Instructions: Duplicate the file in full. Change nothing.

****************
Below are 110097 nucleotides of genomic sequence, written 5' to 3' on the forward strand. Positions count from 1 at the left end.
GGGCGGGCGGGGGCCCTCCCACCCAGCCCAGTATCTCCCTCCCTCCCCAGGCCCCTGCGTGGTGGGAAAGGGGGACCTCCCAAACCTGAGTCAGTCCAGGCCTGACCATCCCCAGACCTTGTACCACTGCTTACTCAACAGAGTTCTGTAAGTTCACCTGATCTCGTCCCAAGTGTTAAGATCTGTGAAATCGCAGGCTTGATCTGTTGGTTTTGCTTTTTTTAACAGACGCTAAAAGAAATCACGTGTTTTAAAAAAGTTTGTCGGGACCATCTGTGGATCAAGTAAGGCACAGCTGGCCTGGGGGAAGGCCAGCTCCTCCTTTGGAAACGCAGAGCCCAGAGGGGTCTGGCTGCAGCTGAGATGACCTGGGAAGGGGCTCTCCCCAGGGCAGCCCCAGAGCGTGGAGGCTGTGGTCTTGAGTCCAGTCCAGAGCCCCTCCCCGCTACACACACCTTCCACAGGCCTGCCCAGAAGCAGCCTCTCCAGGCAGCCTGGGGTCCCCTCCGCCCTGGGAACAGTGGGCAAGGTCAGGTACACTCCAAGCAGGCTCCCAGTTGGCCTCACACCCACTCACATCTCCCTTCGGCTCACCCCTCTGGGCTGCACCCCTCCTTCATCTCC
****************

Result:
Below are 110097 nucleotides of genomic sequence, written 5' to 3' on the forward strand. Positions count from 1 at the left end.
GGGCGGGCGGGGGCCCTCCCACCCAGCCCAGTATCTCCCTCCCTCCCCAGGCCCCTGCGTGGTGGGAAAGGGGGACCTCCCAAACCTGAGTCAGTCCAGGCCTGACCATCCCCAGACCTTGTACCACTGCTTACTCAACAGAGTTCTGTAAGTTCACCTGATCTCGTCCCAAGTGTTAAGATCTGTGAAATCGCAGGCTTGATCTGTTGGTTTTGCTTTTTTTAACAGACGCTAAAAGAAATCACGTGTTTTAAAAAAGTTTGTCGGGACCATCTGTGGATCAAGTAAGGCACAGCTGGCCTGGGGGAAGGCCAGCTCCTCCTTTGGAAACGCAGAGCCCAGAGGGGTCTGGCTGCAGCTGAGATGACCTGGGAAGGGGCTCTCCCCAGGGCAGCCCCAGAGCGTGGAGGCTGTGGTCTTGAGTCCAGTCCAGAGCCCCTCCCCGCTACACACACCTTCCACAGGCCTGCCCAGAAGCAGCCTCTCCAGGCAGCCTGGGGTCCCCTCCGCCCTGGGAACAGTGGGCAAGGTCAGGTACACTCCAAGCAGGCTCCCAGTTGGCCTCACACCCACTCACATCTCCCTTCGGCTCACCCCTCTGGGCTGCACCCCTCCTTCATCTCC